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February 6, 2023
ASCD Blog

Fostering Student Agency by Building Language and Negotiation Skills

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Exclusive book excerpt: Conversation frames are “low-threat, effective ways” to help students shape their language and tone—so adults listen.
Instructional Strategies
Building Students’ Language and Negotiating Skills
Credit: Helga_creates / Shutterstock
Exercising agency and moving toward empowerment requires a set of skills students must be expressly taught. Students need linguistic dexterity in order to navigate a world designed for them to be compliant. Equipping students with the right types of language frames will not only equip them in school; it will prepare them for life, where self-advocacy is a critical skill.
One of my favorite lessons in my English language arts class was on tone and mood. Students understood mood quite easily but always seemed to struggle a bit with tone. To get my students to understand tone, I would say, “Raise your hand if your mom ever said these words: ‘Don’t use that tone with me!’” Students usually laughed and raised their hands, signaling that their moms often admonished them for how they spoke.

Building students’ negotiating skills is essential to fostering agency and empowerment.

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Building students’ skills starts with helping them get their language and tone right. You’ve heard the phrase “It’s not what you say; it’s how you say it.” Tone is where many students get into trouble. The problem is not what they want or try to get adults to do; it’s how they phrase their requests. Equipping students with knowledge about tone protects them from adults who have a Dimension III/Protective or Dimension IV/Disenfranchising instructional stance [for more on the dimensions of instructional power, read chapter one in Understanding Your Instructional Power]. The goal is not to get students to cower; rather, it is to help them recognize how important it is for them to understand how language can be a tool for exercising their agency toward empowerment.
Building students’ negotiating skills is essential to fostering agency and empowerment. Providing frameworks for collaboration and conversation will help them build their skills and confidence. It will also provide the protection that traditionally marginalized students need when facing teachers who have unresolved biases against students they do not believe deserve the right to advocate for themselves. Conversation frames are low-threat, effective ways to build students’ skills because they are tied to instruction. The more opportunities students have to practice in authentic ways, the more likely they are to incorporate these language skills in other areas of their academic and even their personal lives. As students adopt more nuanced language skills, it is helpful to have them reflect on how the use of the language improved their communication and helped them advocate for themselves. Figure 8.2 provides a few frames to consider adding to your planning and teaching repertoire.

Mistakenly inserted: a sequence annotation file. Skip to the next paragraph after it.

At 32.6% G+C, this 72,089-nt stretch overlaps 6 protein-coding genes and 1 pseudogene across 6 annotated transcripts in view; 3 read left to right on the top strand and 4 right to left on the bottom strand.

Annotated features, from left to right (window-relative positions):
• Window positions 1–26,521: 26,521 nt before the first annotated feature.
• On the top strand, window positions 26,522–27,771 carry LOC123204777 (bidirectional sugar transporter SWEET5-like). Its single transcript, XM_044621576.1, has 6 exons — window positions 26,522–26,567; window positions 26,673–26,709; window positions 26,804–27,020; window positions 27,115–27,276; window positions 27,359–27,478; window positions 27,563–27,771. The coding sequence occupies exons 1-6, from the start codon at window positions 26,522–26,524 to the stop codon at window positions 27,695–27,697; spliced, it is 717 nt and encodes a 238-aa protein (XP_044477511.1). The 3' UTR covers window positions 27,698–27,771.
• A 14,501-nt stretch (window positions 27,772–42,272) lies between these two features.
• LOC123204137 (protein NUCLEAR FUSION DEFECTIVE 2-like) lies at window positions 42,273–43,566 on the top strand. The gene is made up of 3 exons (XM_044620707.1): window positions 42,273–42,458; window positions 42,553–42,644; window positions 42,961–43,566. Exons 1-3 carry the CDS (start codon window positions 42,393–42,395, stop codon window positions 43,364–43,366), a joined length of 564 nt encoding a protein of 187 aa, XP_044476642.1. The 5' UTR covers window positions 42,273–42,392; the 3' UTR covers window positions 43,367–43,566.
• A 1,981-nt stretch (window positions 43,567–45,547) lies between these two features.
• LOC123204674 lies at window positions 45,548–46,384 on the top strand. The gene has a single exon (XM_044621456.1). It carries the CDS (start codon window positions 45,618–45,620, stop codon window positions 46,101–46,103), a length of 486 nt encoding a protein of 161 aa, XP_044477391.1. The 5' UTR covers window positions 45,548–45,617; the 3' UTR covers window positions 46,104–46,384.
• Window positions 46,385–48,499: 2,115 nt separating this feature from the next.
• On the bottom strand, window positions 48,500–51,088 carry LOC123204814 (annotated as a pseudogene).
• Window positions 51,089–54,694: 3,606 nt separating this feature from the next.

Fig. 8.2-ReedMarshall-UnderstandingYourInstructionalPower
The figure shows just a few examples of how students’ tone can lead to them being refused support even if what they are requesting is legitimate. Giving them the language frames to exercise their agency will support them as they move toward empowerment. The goal is not to have students become robotic forms of adultness or to use acceptable forms of school-sanctioned speech to make those deemed threatening more accepting. It’s about helping them better understand that they can advocate for themselves by exercising their agency and making empowered decisions.
You may have students who know how to use their language to disarm adults; however, you likely have other students who try to speak up for themselves but whose language is judged based on adult-style preferences instead of an understanding of student needs. The language frames will help students who do not know how to use the language adults prefer, or how to negotiate to get their academic needs met. As students use these frames, be sure to engage them in reflection about how and when they used them, along with the results they were able to get—especially when outcomes are not what they expected. Students have to understand they are not guaranteed the outcome they want even when they use their language in agentive and empowering ways. They must, however, understand that language is a key element in building their agency and empowerment skills. Reflection will support them as they develop their confidence.
This post is excerpted from Understanding Your Instructional Power: Curriculum and Language Decisions to Support Each Student by Tanji Reed Marshall, Arlington, VA: ASCD. Copyright 2023 by Tanji Reed Marshall.

Understanding Your Instructional Power

Explore how you can better use your power and authority in the classroom to foster student agency and empowerment.

Understanding Your Instructional Power

Tanji Reed Marshall is a nationally recognized and sought-after expert on educational equity and educational leadership. She has more than two decades of experience in advancing practice on behalf of students of color, those experiencing economic uncertainty, and those perpetually left on the margins of the education system. She partners with states, school districts, schools, and education organizations to solve complex issues related to educational equity and improve educational leadership.

Reed Marshall is also the director of P–12 practice at the Education Trust, a nonprofit educational equity and advocacy think tank in Washington, D.C. She earned her doctorate in curriculum and instruction from Virginia Polytechnic Institute and State University (Virginia Tech).

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